The Real Bird Flu

The Daily Reckoning PRESENTS: Worried about the H5N1 bird flu virus causing a pandemic? To go by the media, you should be. But study the scientific evidence and you can only conclude that the media scare is mostly hype. Mark Tier explores…


The Spanish flu pandemic of 1918 killed 25 to 50 million people – 2.5% and 5% of the world’s population. If you believe fear-mongers writing for the world’s media, the supposedly virulent H5N1 bird flu virus will cause another pandemic any day now. If it’s as bad as 1918, 125 to 300 million will die. With 747s, instead of the more leisurely steamships of 1918, any pandemic will spread a lot faster today so the death toll could possibly reach a billion people.

A terrifying prospect, isn’t it?

But major differences – aside from 747s – between 1918 and now mean that the real chance of another 1918-style bird flu pandemic, while not zero, is pretty close. To start with, in 1918 scientists didn’t even know what a virus was. They knew that the Spanish flu was caused by something smaller than bacteria – but until the 1940s no one could see or isolate a virus, let alone analyze one.

Today not only do we know what viruses are, we have developed some protection against them; and scientists can decode their genetic sequence. Secondly, the Spanish flu came out of the blue, so to speak. There was no warning – nor did anybody expect it. By the time people realized it was a pandemic, it had already spread worldwide.

Today, in contrast, everybody expects a pandemic to begin any day, and health authorities everywhere are already planning what to do. (Let’s just hope their preparations will be more effective that their planning for catastrophes like hurricane Katrina!)

But remember SARS? It appeared from nowhere in 2002. And who expected something like it? Not a soul. Yet, just days after it was first identified as a new and unknown disease, sufferers and their contacts were quarantined; travelers were screened – and so many people decided to stay at home that airlines like Hong Kong’s Cathay Pacific suffered dramatic declines in passengers – and profits.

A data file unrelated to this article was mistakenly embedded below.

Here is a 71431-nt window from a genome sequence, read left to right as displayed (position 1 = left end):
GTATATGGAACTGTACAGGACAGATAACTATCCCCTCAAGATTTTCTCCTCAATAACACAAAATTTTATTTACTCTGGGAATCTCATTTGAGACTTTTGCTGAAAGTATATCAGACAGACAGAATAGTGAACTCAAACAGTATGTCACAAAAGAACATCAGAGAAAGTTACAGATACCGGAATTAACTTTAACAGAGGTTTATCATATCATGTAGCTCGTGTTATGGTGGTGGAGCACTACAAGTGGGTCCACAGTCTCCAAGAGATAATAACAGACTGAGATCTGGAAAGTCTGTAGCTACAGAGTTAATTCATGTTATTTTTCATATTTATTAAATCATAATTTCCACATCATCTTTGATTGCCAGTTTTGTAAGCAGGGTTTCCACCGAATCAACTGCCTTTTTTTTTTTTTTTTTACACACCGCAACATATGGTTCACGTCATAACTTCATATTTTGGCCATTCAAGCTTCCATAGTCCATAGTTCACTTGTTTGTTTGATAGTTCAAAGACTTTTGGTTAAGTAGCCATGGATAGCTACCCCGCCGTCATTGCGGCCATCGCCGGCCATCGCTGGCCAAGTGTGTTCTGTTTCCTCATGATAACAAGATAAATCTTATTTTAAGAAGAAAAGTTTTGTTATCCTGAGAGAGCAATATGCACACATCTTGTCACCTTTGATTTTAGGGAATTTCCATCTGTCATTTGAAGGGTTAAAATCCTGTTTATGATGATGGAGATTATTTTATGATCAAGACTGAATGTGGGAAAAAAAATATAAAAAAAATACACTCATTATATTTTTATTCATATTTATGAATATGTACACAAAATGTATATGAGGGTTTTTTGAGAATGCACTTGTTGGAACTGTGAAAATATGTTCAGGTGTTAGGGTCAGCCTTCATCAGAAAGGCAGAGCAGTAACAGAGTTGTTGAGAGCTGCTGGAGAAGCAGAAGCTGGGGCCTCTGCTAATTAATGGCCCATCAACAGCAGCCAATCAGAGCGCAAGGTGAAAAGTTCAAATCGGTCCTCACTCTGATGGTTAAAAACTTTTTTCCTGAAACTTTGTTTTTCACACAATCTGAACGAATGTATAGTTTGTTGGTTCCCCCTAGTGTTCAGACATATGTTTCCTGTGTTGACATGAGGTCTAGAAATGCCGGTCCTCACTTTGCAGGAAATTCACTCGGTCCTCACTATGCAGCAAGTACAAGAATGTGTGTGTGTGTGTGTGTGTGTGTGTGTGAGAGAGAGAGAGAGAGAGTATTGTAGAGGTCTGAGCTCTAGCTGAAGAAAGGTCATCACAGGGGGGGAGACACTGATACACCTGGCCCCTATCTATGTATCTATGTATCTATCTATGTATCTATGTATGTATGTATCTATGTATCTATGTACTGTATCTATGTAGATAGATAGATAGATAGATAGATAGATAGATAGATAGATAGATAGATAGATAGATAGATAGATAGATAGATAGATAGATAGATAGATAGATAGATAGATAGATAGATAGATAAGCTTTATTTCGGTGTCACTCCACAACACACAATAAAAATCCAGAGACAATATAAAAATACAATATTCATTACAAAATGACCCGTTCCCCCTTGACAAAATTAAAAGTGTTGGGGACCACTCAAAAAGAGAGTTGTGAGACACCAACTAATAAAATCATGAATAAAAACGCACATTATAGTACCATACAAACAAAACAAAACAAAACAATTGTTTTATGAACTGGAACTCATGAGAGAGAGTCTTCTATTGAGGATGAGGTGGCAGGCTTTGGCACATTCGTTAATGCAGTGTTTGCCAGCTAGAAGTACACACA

Within just a few weeks, SARS had been identified as a corona-virus, and soon thereafter its source was traced to civet cats in China’s Guangdong province. SARS, while not as contagious as influenza, was pretty nasty just the same. Almost 10% of the people who caught it died. Ironically, though, so effective were the measures taken to isolate sufferers that over 20% of the people infected were doctors, nurses and other hospital staff – who caught it from patients!

This totally new, virulent but unknown and unexpected disease – spread around the world almost instantly by 747s – killed a total of 774 people. Thousands more people die from diseases like malaria and dengue fever every year.

Unlike SARS and the Spanish flu, the world now expects a disastrous, world-wide influenza pandemic to happen any day. So everybody’s watching for it. The moment someone catches the H5N1 virus from a bird, they’re isolated. Birds carrying the virus are being culled in the millions – further reducing the chances of it mutating into something that can jump from human to human.

However, as the British Medical Journal put it in its October 29 issue:

“The lack of sustained human-to-human transmission suggested that this H5N1 virus does not currently have the capacity to cause a human pandemic,” adding that the warnings are entirely a theoretical speculation.

Is there any evidence for this conclusion? To judge from the press, this H5N1 avian flu virus is something new. Maybe it isn’t. What is certainly new is that every time someone catches it, it’s on the front pages of the newspapers.

Dr. Jeffery Taubenberger – a molecular pathologist with the Armed Forces Institute of Technology in Washington, D.C. – led the research team that recently decoded the 1918 Spanish flu virus.

What they discovered: it was not H5N1 – or any other known avian flu virus. What’s more, though definitely bird flu, it didn’t originate in chickens, ducks or geese. In fact, nobody knows at the moment what bird it came from. As part of their research, Taubenberger and his team analyzed tissue samples from 25 preserved waterfowl, vintage around 1918, stored at the National Museum of Natural History in Washington.

They discovered that avian flu viruses those birds carried were identical to same variants found in birds today. In nearly a century, these viruses have hardly changed or evolved at all.

To people used to taking a flu shot every year – because last year’s flu shot won’t protect you against this year’s flu – this may seem a surprising discovery. But human influenzas are continually evolving – as the virus gains resistance to each new medication. As birds don’t take antibiotics, get flu shots or other medical cocktails, the viruses they carry don’t need to change.